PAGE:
Short Papers upon the Prophet Jeremiah.

Part 6

By R. Payne Smith


One period of Jeremiah's life still remains for our consideration, and in it we shall find him a true patriot, faithful to his king, his country, and his God; but his old fate still attends him. Cassandra-like, he speaks to unwilling ears. None heed his warnings, and at length he passes away. There is no certain record of his death, but the want of order evident in his prophecies, and the existence of a different arrangement and of important variations in the Septuagint Version, make the tradition not improbable that he met with a violent death, and closed his labours, not unfittingly, with the crown of martyrdom.

Most interesting is the contrast between the king and the prophet during the long siege of Jerusalem. Zedekiah seems to have been a well-meaning man. None of the vices which disgraced Jehoiakim are attributed to him; and his respect for Jeremiah, and his wish to obey him, are manifest in all his conduct. But he was feeble and irresolute, and entirely destitute of real earnest zeal for Jehovah. There was nothing in him to make him ready to suffer in the cause of right and truth. And so he went with the stream, and brought upon himself, by want of purpose and steadfastness, greater sufferings than he would have incurred by a more manly course.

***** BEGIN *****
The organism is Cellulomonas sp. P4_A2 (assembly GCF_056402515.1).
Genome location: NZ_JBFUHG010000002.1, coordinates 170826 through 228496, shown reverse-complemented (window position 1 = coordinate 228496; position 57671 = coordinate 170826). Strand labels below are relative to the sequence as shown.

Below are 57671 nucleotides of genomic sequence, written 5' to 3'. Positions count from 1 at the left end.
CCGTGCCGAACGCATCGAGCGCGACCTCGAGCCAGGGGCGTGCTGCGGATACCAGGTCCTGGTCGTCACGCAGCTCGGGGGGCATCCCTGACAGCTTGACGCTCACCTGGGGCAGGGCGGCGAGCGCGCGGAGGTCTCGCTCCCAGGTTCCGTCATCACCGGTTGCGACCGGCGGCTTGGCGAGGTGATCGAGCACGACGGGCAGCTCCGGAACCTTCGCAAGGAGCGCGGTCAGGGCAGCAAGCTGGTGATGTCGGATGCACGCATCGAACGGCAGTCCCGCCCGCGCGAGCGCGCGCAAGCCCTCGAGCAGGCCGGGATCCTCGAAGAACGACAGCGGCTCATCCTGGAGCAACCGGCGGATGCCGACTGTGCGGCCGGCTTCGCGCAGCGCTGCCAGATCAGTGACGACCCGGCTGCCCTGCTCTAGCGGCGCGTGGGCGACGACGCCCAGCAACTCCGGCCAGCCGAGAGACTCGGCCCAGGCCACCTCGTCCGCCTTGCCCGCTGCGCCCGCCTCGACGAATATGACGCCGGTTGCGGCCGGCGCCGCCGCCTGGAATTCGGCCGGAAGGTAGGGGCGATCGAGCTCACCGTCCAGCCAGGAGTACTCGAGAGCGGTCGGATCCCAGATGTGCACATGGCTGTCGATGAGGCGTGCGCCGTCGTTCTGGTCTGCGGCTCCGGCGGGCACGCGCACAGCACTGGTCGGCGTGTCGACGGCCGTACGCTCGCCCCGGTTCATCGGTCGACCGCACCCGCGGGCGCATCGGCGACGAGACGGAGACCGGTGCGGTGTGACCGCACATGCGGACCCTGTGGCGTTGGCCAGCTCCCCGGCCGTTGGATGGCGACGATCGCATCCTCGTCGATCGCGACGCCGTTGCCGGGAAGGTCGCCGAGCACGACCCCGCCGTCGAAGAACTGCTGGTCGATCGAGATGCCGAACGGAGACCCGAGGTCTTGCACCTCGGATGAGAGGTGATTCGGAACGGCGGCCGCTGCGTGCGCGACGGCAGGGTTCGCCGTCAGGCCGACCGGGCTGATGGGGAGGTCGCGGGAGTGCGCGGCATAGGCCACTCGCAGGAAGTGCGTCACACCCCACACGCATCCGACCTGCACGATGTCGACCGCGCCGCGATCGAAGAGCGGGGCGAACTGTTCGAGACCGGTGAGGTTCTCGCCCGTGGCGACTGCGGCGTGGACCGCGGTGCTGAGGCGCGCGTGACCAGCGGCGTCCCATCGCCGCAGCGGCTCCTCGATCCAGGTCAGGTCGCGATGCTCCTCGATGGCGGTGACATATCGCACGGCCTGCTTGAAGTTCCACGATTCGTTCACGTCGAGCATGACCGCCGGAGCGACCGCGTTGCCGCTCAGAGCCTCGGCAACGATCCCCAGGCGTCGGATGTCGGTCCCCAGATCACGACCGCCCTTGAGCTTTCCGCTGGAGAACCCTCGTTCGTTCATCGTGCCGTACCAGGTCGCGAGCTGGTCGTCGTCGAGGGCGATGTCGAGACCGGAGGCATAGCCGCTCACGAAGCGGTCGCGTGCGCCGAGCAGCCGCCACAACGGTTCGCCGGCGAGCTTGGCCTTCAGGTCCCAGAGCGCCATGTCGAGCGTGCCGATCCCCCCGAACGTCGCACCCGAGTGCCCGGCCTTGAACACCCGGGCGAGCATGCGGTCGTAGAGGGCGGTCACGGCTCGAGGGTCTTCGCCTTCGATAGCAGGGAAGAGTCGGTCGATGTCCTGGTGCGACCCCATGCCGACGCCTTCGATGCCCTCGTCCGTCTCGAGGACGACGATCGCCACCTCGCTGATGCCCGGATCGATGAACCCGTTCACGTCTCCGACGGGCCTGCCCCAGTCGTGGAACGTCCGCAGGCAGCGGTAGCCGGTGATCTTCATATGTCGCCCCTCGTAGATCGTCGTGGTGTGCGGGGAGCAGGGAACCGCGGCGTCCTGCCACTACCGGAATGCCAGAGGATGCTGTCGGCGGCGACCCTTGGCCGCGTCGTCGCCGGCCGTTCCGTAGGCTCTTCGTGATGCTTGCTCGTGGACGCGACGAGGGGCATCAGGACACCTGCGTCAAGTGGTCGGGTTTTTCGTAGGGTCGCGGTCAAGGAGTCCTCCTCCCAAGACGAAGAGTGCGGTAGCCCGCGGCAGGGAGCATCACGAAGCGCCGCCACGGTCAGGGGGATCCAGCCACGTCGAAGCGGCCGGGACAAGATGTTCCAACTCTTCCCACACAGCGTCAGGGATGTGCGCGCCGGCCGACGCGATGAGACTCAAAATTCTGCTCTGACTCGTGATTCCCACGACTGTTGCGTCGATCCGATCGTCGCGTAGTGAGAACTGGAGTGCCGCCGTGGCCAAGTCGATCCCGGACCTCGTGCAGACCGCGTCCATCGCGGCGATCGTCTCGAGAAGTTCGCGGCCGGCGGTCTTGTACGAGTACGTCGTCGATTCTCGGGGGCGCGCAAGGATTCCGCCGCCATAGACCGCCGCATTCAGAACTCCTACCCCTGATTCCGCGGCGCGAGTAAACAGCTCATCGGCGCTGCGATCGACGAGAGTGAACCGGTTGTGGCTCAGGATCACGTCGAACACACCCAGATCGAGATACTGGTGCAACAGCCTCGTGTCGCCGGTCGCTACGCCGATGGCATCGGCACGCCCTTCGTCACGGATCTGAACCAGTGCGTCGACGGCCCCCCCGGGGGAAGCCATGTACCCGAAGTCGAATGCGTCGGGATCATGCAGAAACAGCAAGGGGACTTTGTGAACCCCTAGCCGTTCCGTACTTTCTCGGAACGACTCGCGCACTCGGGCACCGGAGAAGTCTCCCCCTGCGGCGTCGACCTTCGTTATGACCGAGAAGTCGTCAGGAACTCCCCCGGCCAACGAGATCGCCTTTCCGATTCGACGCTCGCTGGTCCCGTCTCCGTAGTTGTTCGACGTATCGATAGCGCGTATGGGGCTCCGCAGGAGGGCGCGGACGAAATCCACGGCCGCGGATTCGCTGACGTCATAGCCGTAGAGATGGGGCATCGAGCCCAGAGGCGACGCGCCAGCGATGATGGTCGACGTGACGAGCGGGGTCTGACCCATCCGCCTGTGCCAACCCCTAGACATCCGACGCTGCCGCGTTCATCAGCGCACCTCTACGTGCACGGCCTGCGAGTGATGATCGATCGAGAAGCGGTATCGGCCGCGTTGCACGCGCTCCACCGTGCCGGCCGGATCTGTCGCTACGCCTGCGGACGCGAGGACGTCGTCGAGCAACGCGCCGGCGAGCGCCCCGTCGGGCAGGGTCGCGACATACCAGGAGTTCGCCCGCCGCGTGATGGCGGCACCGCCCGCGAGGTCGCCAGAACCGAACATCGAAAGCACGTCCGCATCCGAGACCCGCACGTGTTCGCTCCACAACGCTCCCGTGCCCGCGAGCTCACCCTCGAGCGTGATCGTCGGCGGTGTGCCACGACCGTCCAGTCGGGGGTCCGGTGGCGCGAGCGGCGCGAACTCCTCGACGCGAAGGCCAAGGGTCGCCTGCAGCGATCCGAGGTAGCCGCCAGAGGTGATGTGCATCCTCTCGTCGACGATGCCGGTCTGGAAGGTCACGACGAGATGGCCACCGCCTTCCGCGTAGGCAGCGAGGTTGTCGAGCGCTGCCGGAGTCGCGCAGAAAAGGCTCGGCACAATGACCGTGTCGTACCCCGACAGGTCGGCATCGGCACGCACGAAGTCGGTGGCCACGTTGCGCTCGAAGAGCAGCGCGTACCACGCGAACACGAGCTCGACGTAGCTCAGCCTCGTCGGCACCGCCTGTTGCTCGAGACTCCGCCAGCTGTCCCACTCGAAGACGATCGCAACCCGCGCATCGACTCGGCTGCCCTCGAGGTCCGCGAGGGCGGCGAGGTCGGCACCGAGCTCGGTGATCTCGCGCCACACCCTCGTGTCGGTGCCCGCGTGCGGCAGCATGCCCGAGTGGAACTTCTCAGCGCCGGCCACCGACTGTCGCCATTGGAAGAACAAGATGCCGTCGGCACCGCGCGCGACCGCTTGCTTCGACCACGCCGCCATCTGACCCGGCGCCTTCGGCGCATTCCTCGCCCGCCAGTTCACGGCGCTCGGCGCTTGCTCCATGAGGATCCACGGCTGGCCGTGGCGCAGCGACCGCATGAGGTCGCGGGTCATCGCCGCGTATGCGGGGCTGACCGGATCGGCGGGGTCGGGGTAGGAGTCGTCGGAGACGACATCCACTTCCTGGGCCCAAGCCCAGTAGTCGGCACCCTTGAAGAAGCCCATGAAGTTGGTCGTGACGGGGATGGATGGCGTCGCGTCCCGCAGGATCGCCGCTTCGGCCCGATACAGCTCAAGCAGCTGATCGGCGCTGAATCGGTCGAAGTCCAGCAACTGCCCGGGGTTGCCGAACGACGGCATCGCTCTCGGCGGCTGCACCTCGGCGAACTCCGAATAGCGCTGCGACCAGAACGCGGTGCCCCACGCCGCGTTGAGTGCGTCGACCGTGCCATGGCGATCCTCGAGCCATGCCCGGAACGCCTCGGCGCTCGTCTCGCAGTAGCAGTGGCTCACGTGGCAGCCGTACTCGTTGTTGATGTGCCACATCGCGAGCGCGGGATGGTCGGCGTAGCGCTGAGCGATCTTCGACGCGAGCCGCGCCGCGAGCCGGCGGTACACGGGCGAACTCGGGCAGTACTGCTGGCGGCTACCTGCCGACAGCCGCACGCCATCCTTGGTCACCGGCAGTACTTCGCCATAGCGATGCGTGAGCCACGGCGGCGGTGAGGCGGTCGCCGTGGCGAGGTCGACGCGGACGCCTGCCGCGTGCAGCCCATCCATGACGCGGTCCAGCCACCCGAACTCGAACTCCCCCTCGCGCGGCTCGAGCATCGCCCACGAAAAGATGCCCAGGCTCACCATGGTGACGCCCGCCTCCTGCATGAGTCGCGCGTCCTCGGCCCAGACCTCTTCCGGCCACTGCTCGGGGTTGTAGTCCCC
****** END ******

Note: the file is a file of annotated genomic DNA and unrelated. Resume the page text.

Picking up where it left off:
Doubtless he had fallen upon evil days, when nothing but a will of stern determination could have maintained the full authority of the crown. It is one of the worst effects of war that it weakens the influence of all those whose power depends upon custom and law, and substitutes for them the fierce energy of men of physical vigour, whose bodily strength and violent passions are sure to come to the front when all the restraining influences of order and of constitutional government have ceased to regulate society. So in the first Chapter of the Book of Isaiah, where the state of things in Hezekiah's days immediately after the invasion of Sennacherib is vividly pourtrayed, the prophet describes Jerusalem as "full of murderers," and her "princes as rebellious and companions of thieves." Even worse was the state of things in Zedekiah's time. In the general distress caused by the ChaldŠan invasions it was easy for military adventurers to enlist under their banners troops of lawless men; and by such persons all power seems to have been usurped, and after Zedekiah's death these captains completed the ruin of their country.